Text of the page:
Friday, June 27, 2014

Be Made Clean

Below is my sermon from the closing Eucharist of the 2014 session of the Advanced Degrees Program of the School of Theology at the University of the South, Sewanee, TN.
The Holy Gospel of our Lord Jesus Christ according to Matthew (8:1–4)
When Jesus had come down from the mountain, great crowds followed him; and there was a leper who came to him and knelt before him, saying, ‘Lord, if you choose, you can make me clean.’ 
He stretched out his hand and touched him, saying, ‘I do choose. Be made clean!’ 
Immediately his leprosy was cleansed. Then Jesus said to him, ‘See that you say nothing to anyone; but go, show yourself to the priest, and offer the gift that Moses commanded, as a testimony to them.’
The Messianic secret always confused me growing up. I was raised an evangelical, in a tradition that put a significant emphasis on sharing the Good News of Jesus Christ with others. And so I never understood why it was that when Jesus would heal someone, like the leper in today’s Gospel reading, he would tell that person not to tell anyone what happened to him. Perhaps in telling people to keep their experiences of Jesus to themselves, Jesus was simply an excellent early Episcopalian.

This is now my fourth summer up on the Mountain, digging deeply into questions of theology, spirituality and the Christian faith. I have not been keeping this experience to myself, tweeting and Facebooking my way throughout class—sometimes I’m sure to the raised eyebrows of my professors. I have been trying to share with my congregation what it is exactly that I do for these three weeks each summer. I have not been keeping this experience to myself.

And though the relative paucity of posts from others on the ADP14 hashtag would indicate that not many of you have been tweeting or facebooking your way through classes with me, I’m sure that you will also find ways to share with your congregation the good experiences you’ve had in the program this year, the things you’ve learned, maybe even the things you learned that you had been wrong about all along. We clergy tend to be sharers, we have accepted this vocation because of our passion for telling people about our experience with God in Christ.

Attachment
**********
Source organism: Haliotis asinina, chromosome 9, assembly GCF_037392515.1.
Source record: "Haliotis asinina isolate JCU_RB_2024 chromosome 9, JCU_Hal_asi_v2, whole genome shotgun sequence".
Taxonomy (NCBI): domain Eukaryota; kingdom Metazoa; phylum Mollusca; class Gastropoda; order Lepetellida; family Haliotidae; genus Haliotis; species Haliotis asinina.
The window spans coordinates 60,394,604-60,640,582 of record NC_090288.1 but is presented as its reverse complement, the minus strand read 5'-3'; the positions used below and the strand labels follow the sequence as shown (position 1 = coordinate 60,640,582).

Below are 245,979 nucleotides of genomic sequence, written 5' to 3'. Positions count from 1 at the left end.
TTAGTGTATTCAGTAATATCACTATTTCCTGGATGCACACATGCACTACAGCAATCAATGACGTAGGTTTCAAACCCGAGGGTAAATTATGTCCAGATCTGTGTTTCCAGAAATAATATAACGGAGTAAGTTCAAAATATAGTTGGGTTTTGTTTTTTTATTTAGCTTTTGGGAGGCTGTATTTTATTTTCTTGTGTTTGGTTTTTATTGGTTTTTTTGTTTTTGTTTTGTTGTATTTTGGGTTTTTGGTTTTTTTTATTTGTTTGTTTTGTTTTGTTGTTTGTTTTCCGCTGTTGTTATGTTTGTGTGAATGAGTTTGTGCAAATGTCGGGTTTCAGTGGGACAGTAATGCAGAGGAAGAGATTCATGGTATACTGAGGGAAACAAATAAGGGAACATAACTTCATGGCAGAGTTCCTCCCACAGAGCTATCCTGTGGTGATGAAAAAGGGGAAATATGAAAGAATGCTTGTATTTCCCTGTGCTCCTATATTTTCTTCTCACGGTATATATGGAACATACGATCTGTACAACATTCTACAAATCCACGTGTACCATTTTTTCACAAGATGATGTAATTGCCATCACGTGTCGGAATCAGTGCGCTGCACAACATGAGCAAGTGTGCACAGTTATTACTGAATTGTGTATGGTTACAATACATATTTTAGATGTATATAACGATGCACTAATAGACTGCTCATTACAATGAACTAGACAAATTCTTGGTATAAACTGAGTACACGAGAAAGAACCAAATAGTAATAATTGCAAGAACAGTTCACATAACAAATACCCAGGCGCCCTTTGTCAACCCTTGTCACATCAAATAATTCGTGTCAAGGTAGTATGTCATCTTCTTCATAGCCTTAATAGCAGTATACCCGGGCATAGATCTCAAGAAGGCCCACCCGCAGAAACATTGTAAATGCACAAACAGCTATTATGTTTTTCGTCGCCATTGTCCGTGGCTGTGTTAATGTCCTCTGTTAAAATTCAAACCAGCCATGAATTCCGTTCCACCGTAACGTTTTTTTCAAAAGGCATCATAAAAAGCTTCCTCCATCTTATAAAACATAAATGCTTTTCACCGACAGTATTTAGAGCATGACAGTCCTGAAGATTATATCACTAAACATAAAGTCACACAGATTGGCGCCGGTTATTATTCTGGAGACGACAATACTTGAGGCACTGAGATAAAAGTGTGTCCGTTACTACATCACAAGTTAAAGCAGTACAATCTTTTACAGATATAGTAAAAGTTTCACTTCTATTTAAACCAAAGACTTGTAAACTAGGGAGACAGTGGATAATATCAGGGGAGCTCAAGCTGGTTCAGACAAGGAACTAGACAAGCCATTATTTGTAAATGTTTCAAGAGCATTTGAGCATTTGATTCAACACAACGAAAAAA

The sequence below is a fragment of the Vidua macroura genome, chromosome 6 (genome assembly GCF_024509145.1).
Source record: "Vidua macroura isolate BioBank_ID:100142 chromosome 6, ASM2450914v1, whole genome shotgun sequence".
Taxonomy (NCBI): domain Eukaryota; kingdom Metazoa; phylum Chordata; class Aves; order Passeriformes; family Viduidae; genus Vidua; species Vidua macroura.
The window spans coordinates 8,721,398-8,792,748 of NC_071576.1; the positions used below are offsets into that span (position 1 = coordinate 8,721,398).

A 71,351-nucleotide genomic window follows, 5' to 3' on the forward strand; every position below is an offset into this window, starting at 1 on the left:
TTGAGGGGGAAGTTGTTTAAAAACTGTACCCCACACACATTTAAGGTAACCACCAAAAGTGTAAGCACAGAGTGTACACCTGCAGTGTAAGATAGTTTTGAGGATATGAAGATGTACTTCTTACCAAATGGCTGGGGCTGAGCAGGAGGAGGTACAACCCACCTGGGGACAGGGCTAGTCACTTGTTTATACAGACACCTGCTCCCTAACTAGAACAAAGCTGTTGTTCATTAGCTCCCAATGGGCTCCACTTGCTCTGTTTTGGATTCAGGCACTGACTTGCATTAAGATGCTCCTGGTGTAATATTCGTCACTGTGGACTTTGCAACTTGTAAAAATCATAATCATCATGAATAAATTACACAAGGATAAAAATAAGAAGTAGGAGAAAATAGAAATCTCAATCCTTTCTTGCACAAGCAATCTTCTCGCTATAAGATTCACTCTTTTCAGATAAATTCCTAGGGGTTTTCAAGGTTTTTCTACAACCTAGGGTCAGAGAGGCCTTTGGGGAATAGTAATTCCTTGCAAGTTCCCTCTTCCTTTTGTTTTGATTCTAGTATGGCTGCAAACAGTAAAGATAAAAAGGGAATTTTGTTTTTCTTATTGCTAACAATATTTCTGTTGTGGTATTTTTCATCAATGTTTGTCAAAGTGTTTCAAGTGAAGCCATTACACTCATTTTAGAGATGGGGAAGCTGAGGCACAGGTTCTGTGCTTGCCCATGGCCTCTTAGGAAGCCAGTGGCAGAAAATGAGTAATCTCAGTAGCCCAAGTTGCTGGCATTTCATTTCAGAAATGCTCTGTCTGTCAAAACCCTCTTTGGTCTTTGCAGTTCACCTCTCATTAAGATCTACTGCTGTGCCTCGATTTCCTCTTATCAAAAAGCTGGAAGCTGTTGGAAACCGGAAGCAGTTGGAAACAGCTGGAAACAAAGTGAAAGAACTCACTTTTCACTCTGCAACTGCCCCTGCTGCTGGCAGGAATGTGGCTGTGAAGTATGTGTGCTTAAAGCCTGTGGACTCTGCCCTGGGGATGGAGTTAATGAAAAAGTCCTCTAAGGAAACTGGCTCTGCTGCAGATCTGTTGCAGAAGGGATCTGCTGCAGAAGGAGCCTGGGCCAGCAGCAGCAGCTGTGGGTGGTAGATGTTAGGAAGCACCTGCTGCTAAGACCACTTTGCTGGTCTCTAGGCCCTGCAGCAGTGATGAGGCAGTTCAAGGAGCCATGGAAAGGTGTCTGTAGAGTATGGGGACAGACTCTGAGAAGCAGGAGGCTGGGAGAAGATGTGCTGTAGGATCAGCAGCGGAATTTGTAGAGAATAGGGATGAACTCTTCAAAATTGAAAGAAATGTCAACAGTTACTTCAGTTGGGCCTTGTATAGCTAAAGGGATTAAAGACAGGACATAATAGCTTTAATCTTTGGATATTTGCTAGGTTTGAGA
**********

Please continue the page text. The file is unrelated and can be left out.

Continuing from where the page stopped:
Jesus Heals the Leper
You know, I’m struck by this leper, the question he poses to Jesus, “Lord, if you are willing, you can make me clean.” It’s really a statement, of course, a statement of faith that he knows Christ can do this if he wants to, but the unspoken question underneath is… is Jesus willing? Maybe the leper was better about talking about Jesus, than coming out and asking Jesus for the healing he so desperately desired. But that’s getting awfully close to psychologizing the text, and I’d hate to get marked down on exegesis so late in the program.

Except for one thing, I wonder about you. Do you talk more about Jesus than to Jesus? Do you wrestle with papers and newsletter articles and sermons but then spend little time in quiet with Christ? Is there within you, somewhere deep within, beneath the clerical collars, the alb, stole and chasuble, is there a place within you that hurts sometimes? A place you would deeply like our Lord to cleanse?

Episcopalians are wrong, I think, in keeping our experience of Jesus to themselves. The Messianic secret, in all the forms the theory has taken over the past hundred or so years, remains somewhat of an enigma from a Scriptural standpoint. But the evangelistic call of Christ to share the good news is not an enigma. We have to do better at this, we clergy, we have to better equip our people to go out and talk.

But, perhaps, as clergy, we also have to learn that every moment of our life is not sermon fodder. Perhaps we have to know that some of those quiet places in our life are important, that they cannot be neglected, and that we need to hold them between us and God. Perhaps we need to step away from the laptop and seek the presence of Christ. Perhaps we need to stop telling people about Christ and to ask Christ, to ask our Lord, to please make us clean… all those wounded places, the struggle and self-doubt and anxiety… to heal us.

Because I have a hunch that if we did ask him we would discover that he is indeed willing. Amen.

Wednesday, June 18, 2014

There is a place for the broken

My June 18, 2014, article for the Grand Haven Tribune, "There is a place for the broken,"
“Oh, I don’t want to go to church. It is just full of hypocrites.”

I hear comments like this regularly from members of a rising group in America: the “nones.” This is those people who claim no religious affiliation — now nearly 20 percent of the population in the United States, including one-third of those ages 18-29.

And, every time I hear this comment, I grimace just a little. Because I know it is true.

I’ve been involved in the church my whole life, active in ministry of some sort since I was a campus minister in college 16 years ago, including the past six as a priest. I’ve seen that the church does indeed have our fair share of hypocrites — those who claim one thing with their lips but then do another in their actions. I’ve seen that selfishness, anger and gossip sometimes seem to be just as prevalent — if not more — in religious communities as in society at large...
Read more at the Tribune's website here.